In July my wife, granddaughter and I visited Charleston, South Carolina. When there we drove by the Emanuel AME Church, the site where Dylann Roof killed 9 people on June 17, 2015. Outside the church mourners and supporters had placed so many flowers and other signs of remembrance that they spilled over into the street, requiring a lane to be cordoned off. Touched by this outpouring of sympathy and support, my thoughts then turned to the crime itself. I began to think about the horrid nature of the crime, one committed by a young man who later said everyone at the church was “so nice” that he almost did not go through with it. As a Christian, the “so nice” that Dylann alluded to is not hard to understand, as in so many Christians I have met during my almost 37 years as a Christian the presence of God accounts for that “so nice.” That “so nice” in the Charleston Christians also compelled them to later forgive Dylann for the carnage he had created in their midst.
Tragically, such carnage has become too much a fixture of this nation. Vester Lee Flanagan, professionally known as Bryce Williams, stated that the Charleston incident inspired him to kill journalists Alison Parker and Adam Ward in Roanoke, Virginia on August 26, 2015. Flanagan noted that he admired Seung-Hui Cho. Cho we may recall was the perpetrator noted for killing 32 and wounding 17 on April 16, 2007 at Virginia Tech in Blacksburg, Virginia. Recently, another mass murderer, James Eagan Holmes, was sentenced to life in prison. Holmes killed 12 people and injured 70 others at a Century movie theater in Aurora, Colorado on July 20, 2012. His carnage was preceded by that of Jared Loughner, who killed 6 on January 8, 2011 in Tucson, Arizona. Faced with such carnage in this nation, politicians and others championing the need for greater gun control continue to debate with those who speak of their 2nd Amendment rights. Yet, that debate often ignores the underlying factors that lead to such heinous acts, those being the spiritual, emotional and mental makeup of the perpetrators. Thus, I will not focus on that debate.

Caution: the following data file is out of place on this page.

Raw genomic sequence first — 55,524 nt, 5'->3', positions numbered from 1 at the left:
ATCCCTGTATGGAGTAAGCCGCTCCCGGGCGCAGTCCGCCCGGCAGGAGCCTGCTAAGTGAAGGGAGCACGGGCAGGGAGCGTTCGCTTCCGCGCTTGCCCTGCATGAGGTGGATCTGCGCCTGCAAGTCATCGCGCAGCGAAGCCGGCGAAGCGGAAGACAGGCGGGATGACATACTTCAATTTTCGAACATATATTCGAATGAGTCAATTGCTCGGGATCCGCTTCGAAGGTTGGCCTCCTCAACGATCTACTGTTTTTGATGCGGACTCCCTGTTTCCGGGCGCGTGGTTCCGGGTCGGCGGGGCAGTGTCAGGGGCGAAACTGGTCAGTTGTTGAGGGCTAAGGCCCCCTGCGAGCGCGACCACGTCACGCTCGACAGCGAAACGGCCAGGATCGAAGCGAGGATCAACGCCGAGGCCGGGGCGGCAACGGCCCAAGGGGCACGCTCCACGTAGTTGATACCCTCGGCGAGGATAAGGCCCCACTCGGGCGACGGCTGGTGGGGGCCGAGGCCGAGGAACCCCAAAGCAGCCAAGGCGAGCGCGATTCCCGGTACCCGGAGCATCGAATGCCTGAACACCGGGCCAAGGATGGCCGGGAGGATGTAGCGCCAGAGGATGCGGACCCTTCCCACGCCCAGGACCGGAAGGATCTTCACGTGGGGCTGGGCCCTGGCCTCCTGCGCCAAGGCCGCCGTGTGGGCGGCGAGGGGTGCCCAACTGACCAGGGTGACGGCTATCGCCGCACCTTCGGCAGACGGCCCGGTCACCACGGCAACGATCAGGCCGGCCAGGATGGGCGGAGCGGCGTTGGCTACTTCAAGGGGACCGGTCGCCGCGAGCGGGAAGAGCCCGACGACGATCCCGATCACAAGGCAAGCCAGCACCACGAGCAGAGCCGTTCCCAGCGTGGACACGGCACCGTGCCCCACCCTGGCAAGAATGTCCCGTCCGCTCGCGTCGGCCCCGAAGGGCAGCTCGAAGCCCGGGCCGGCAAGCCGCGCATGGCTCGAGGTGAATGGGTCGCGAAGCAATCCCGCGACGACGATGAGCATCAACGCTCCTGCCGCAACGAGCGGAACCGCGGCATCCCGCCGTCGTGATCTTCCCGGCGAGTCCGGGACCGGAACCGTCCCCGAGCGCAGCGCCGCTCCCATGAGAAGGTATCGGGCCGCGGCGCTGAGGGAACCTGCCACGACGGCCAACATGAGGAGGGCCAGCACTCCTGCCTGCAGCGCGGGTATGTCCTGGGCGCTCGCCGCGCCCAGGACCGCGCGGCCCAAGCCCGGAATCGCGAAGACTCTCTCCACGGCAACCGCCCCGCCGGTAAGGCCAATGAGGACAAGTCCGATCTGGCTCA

Rather, I will continue to focus on the “so nice” that Dylann Roof said almost dissuaded him from following through with his deadly plan. As I said earlier, that “so nice,” which also compelled the members of the Emanuel AME Church to forgive Dylann, I attribute to the presence of God. Speaking of the presence of God related to this incident, there are some important factors to note. The presence of God, though almost dissuading Dylann, did not. Why is that? Clearly, by an act of his will Dylann rejected the presence or light of God that would have thwarted his diabolical plan. His decision reflects the truth of John 3:19 (NKJ), “And this is the condemnation, that the light has come into the world, and men loved darkness rather than light, because their deeds were evil.” Had Dylann consistently experienced the presence or light of God throughout his life, would this event have occurred? Based on the loving actions of the members of the Emanuel AME Church, those who celebrate and embrace the presence of God in their lives, His presence compelling them to forgive, it seems quite likely this event would never have happened. Why is that? It is true because God’s presence or light in our lives does not compel us to murder. “Murders,” Galatians 5:24 tells us, is a work of the flesh, works of the flesh being in direct opposition to the will of God, works that are not indicative of His presence or light.
Related to the murders committed by Roof, Flanagan, Cho, Holmes and Loughner, it is obvious that the presence or light of God did not orchestrate the carnage they perpetrated. When they are discussed no mention is ever made of the presence or influence of Christ in their lives. Roof is noted for his racist underpinnings. Flanagan’s actions demonstrate a desire for revenge. Cho’s interactions with the Cook Counseling Center point to a disturbed individual. Holmes has been consistently noted for his bizarre behavior. Loughner we know has wrestled with schizophrenia. Clearly, none of these perpetrators were or are noted for their Christ-like demeanor or behavior. Would that they were, for, if so, things could have been so different.